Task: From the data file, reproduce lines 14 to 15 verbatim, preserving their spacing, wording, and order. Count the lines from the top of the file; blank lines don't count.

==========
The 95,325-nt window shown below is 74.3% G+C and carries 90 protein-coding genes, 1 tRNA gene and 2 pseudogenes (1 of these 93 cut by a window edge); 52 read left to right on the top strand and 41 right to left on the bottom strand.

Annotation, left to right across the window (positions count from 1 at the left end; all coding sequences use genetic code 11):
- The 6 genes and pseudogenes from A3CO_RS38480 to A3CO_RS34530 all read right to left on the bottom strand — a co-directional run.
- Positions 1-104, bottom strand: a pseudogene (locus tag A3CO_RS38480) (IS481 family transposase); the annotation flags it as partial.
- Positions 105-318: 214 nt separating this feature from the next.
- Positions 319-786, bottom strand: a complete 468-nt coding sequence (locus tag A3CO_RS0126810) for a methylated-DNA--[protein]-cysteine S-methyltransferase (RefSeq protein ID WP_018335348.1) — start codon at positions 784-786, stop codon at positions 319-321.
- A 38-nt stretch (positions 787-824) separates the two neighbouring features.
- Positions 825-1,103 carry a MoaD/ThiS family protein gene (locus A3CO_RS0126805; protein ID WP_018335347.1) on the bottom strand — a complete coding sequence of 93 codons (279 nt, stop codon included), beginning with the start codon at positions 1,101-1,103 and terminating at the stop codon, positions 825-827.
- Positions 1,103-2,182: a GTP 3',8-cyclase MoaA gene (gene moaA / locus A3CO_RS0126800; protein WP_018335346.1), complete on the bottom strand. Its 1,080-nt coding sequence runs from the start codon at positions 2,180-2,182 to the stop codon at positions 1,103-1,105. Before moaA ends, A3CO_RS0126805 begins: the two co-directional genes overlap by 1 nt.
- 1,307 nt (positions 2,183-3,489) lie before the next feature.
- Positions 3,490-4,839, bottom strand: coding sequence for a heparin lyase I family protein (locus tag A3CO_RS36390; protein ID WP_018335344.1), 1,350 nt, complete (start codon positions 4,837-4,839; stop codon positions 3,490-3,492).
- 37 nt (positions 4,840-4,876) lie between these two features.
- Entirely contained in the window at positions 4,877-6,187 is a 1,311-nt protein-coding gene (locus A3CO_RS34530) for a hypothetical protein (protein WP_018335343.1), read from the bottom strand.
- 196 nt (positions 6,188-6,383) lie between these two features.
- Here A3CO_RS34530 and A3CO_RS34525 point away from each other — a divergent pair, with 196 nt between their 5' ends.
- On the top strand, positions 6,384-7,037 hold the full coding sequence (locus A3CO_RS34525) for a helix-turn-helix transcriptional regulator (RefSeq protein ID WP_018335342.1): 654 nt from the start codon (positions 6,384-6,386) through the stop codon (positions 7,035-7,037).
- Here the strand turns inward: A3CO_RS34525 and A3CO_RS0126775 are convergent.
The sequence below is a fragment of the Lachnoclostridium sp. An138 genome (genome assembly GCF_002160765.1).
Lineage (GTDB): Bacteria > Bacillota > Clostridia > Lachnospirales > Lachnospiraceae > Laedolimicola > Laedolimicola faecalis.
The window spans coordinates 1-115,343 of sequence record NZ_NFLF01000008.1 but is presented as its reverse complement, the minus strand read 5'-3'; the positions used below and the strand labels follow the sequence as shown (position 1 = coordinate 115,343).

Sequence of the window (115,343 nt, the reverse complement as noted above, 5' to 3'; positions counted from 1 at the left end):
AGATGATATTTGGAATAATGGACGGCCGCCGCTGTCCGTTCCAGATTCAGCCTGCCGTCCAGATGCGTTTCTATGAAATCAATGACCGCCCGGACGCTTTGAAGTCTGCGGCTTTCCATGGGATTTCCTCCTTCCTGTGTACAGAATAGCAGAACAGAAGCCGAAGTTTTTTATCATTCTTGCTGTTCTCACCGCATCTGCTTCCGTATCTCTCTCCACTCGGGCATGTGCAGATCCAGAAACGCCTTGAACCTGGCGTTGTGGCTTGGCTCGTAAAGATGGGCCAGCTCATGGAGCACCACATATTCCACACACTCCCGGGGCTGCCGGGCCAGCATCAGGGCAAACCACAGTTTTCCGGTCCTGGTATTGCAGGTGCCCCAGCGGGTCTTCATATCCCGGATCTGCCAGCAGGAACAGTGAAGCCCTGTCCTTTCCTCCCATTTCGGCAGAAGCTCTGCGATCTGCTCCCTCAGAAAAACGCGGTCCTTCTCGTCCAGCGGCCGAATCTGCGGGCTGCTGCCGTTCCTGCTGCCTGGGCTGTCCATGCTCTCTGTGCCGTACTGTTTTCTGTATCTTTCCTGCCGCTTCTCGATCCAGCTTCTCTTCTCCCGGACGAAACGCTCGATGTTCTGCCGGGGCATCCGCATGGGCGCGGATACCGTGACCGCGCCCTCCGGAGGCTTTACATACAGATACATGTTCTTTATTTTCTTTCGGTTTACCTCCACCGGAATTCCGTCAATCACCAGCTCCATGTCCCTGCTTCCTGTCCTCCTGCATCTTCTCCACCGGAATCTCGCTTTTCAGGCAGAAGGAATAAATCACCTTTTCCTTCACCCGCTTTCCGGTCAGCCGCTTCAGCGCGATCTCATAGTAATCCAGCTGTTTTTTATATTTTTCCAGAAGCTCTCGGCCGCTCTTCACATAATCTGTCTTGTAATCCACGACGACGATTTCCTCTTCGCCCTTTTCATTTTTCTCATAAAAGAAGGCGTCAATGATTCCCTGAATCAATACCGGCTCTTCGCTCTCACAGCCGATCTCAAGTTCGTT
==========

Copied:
- 196 nt (positions 6,188-6,383) lie between these two features.
- Here A3CO_RS34530 and A3CO_RS34525 point away from each other — a divergent pair, with 196 nt between their 5' ends.